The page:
While I presented some good and bad alternatives, the practical consideration is whether anything will actually be done to improve airline competitiveness. My answer to that question is "no." The oligopolistic nature of the airline makes boycotting all the more challenging. We currently have a protectionist, populist president who is interested in "America First," which means we probably won't see foreign airlines fly domestic routes anytime soon. The Trump administration also has not indicated that it is looking to improve upon competitiveness in the airline industry. Irrespective of the Trump administration's present stance on the issue (or lack thereof), Trump should focus on airline competitiveness and make flying great again.

Thursday, April 13, 2017

Trump's Half-Cocked Missile Attack on Syria and Why We Should Worry

During his presidential campaign, President Trump said that we should focused on ISIS instead of Syria. He stated that we should get out of the nation-building business because it tore up what institutions existed in Afghanistan and Iraq. He sent the message that a vote for Hillary Clinton would have meant military conflict in Syria, which would have triggered World War III. Not even 100 days into his presidency and Trump has done what he lambasted Clinton for contemplating. Last Thursday, Trump ordered a Tomahawk cruise missile strike on a Syrian airfield that was alleged to have been the base for a chemical weapons attack that the Syrian government perpetrated against Syrian citizens earlier last week. President Bashar al-Assad's attack last week is hardly the first time he has committed heinous crimes against his own people. It is part of an ongoing civil war that has been going on for nearly six years. Essentially, Syria got swept up in the 2011 Arab Spring protests and expressed discontent with the despotic al-Assad regime. Those protests escalated to military action since the protests were attempting to usurp al-Assad. Since then, opposition has arisen in Syria and not only created a divided Syria, but has strengthened the Islamo-fascist group ISIS. The Syrian Civil War has not only had repercussions in Syria, but also in Iraq, other neighboring countries that have had to take in refugees, and even in Europe, where the refugee influx has caused a rise in Far-Right populism and nationalism.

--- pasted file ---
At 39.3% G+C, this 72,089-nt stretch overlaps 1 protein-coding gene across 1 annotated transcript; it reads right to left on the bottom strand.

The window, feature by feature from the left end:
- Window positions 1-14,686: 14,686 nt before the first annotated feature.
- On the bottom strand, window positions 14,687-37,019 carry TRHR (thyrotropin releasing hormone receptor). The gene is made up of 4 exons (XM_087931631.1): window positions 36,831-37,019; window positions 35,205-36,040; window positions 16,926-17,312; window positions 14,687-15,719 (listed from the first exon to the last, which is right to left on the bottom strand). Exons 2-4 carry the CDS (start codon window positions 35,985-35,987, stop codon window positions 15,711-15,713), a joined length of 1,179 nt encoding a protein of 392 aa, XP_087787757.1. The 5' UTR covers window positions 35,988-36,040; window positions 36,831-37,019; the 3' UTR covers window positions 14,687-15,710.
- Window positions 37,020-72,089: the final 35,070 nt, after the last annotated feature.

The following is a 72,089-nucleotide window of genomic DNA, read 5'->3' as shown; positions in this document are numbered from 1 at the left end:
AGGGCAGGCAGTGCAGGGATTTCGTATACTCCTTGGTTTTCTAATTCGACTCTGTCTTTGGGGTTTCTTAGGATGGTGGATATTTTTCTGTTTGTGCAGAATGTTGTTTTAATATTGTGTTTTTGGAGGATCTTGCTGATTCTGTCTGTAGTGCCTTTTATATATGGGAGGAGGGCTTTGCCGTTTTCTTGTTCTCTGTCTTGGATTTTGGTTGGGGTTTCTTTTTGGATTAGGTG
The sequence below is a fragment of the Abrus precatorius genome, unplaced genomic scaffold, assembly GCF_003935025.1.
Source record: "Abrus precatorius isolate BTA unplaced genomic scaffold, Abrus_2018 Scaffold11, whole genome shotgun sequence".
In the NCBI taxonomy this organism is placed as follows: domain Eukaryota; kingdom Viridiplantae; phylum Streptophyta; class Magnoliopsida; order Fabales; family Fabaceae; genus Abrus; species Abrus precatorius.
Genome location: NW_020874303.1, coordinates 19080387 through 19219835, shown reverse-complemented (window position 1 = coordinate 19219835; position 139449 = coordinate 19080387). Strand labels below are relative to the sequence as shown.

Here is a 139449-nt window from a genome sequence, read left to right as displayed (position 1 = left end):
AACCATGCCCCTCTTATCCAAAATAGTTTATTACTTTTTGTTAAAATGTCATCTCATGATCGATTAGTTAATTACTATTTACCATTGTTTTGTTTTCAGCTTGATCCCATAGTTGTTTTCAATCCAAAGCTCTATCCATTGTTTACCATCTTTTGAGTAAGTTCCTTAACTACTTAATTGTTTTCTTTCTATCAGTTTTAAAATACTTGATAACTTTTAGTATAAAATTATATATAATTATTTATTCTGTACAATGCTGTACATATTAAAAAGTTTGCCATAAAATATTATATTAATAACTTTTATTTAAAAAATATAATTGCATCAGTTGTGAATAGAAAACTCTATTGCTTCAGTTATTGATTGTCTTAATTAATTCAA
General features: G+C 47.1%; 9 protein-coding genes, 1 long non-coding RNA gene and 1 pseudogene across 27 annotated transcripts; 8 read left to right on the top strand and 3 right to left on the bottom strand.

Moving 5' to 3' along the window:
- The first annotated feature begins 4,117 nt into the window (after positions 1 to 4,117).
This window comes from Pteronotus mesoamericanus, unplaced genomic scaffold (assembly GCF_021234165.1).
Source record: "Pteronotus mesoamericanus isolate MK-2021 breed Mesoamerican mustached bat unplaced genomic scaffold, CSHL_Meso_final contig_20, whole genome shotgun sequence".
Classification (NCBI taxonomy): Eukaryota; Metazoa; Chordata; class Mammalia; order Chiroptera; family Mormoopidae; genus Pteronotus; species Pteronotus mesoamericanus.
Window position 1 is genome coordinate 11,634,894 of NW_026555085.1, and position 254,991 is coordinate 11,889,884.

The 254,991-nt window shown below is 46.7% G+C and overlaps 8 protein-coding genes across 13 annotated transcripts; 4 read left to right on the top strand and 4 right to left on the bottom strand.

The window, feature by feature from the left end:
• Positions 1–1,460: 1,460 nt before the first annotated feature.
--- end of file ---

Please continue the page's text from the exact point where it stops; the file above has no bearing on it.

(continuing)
There are two main reasons why proponents would be happy with such an attack on the Syrian military: national security and humanitarian reasons. After the attack, Trump stated that "it is in the vital national security interest of the United States to prevent and deter the use of deadly chemical weapons." Speaker of the House Paul Ryan said that the United States can no longer idly stand by as atrocities are carried out against the Syrian people, and as such, Trump made a justified attack on the Syrian military. Even some Democrats are happy with Trump's attack on Syria. By drawing the red line, Trump made it clear that he supports the international norm against the use of chemical weapons. The act might not only act as a deterrent for Syria, but other major powers (e.g., Russia, China) might think twice before messing with the United States of America. Although Assad is a sadistic tyrant that the world can live without, I wonder if this is justification for Trump's missile attack or even further military intervention in Syria.